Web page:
Alternative approaches to providing financial aid for beneficiaries with low-incomes are not overly expensive and fill gaps in the current Part B program.
Medicare beneficiaries with low incomes are often burdened by Part B premiums and hard-to-access Medicare Savings Programs (MSPs).
Current subsidies do not help all low-income enrollees and phase out at relatively low incomes.
Capping Medicare premiums at 8.5 percent of income would assist virtually all individuals with incomes at or below 100 percent of the federal policy level (FPL) and most individuals with incomes between 100 and 200 percent of FPL and add $5.8 billion dollars to Medicare spending.
6.1 million additional people would receive subsidies under the 8.5 percent cap.
Under a policy using the Inflation Reduction Act premium tax credit schedule, all beneficiaries with incomes below 200 percent of FPL would receive at least some assistance. This policy would add $36.8 billion to Medicare spending.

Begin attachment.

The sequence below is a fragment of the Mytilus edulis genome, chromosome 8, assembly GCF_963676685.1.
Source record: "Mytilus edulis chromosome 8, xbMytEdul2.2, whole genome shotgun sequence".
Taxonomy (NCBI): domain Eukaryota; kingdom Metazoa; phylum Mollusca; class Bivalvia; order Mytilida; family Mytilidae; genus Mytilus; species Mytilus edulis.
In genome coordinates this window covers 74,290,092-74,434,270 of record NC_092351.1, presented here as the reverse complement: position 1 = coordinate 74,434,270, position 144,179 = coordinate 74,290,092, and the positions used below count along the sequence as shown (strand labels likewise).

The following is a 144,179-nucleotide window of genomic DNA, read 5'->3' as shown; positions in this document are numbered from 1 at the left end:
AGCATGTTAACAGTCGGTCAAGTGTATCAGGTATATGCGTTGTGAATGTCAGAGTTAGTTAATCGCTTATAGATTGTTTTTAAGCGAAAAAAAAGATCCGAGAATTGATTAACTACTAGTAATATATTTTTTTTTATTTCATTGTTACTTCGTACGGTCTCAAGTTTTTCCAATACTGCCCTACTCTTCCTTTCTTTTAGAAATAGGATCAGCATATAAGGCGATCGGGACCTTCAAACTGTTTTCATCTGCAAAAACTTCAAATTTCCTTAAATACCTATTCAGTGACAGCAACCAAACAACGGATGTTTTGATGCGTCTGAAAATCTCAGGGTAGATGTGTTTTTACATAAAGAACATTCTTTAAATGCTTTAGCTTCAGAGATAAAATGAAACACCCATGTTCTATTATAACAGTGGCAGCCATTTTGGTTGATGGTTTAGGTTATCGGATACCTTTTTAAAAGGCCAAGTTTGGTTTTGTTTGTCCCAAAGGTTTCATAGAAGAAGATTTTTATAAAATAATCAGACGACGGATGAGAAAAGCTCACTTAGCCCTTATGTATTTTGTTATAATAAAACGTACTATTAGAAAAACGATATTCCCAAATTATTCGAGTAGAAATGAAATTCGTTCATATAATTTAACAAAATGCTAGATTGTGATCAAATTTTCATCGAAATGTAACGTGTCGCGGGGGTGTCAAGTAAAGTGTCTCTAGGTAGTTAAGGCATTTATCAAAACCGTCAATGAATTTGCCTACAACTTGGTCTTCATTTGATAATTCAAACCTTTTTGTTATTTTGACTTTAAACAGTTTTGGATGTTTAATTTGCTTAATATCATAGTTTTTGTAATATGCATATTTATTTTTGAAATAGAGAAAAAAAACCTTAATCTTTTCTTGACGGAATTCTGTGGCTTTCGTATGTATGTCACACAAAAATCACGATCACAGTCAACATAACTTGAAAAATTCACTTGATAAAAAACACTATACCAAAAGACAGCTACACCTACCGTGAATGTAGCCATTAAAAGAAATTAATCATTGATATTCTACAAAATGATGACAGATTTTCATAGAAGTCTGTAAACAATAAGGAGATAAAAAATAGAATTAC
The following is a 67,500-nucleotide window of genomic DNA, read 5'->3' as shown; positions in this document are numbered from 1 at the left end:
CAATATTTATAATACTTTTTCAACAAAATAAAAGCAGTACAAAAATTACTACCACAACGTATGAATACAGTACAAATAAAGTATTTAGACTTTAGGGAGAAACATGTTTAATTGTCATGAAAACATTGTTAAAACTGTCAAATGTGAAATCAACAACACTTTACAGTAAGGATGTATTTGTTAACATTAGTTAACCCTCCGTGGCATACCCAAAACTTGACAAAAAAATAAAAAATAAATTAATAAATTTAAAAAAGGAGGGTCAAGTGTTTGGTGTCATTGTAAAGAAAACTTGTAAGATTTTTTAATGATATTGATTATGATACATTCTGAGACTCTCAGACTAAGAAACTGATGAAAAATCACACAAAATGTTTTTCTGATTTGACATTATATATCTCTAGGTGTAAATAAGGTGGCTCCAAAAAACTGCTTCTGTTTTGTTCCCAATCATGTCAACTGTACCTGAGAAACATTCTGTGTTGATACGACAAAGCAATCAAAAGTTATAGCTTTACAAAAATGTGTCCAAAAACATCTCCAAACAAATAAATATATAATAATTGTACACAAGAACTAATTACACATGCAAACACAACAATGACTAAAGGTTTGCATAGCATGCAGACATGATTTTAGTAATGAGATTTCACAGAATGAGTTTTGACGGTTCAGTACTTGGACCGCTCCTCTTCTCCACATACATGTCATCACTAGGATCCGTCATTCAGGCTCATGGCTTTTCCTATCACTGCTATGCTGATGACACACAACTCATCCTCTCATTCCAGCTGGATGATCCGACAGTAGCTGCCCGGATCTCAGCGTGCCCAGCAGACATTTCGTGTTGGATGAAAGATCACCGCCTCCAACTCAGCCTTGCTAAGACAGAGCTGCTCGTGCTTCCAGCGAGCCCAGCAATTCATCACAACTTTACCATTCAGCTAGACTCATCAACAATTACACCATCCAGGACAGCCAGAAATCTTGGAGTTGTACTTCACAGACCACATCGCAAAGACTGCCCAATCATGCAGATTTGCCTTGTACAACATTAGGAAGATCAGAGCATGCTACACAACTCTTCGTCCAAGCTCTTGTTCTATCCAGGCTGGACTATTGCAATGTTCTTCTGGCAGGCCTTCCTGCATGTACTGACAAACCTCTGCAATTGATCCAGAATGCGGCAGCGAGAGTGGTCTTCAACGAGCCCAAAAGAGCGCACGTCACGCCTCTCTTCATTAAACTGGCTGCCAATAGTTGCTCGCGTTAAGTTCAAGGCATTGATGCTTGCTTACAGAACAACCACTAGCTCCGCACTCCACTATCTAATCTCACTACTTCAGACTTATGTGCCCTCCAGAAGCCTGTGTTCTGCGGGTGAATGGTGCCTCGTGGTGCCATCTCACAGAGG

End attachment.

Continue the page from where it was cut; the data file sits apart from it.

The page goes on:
Eliminating cost sharing for those with incomes at or below 100 percent of FPL would add $13 billion to Medicare expenditures and greatly increase affordability for people living in poverty.
Researchers determine there are several viable options for enhancing financial assistance for lower-income enrollees beyond what Medicare Savings Programs can provide. Researchers suggest these alternatives would correct significant flaws in the current Part B program at a relatively low additional cost to the federal government.
About the Author
The nonprofit Urban Institute is dedicated to elevating the debate on social and economic policy. For nearly five decades, Urban scholars have conducted research and offered evidence-based solutions that improve lives and strengthen communities across a rapidly urbanizing world. Their objective research helps expand opportunities for all, reduce hardship among the most vulnerable, and strengthen the effectiveness of the public sector. Visit the Urban Institute’s Health Policy Center for more information specific to its staff and its recent research.
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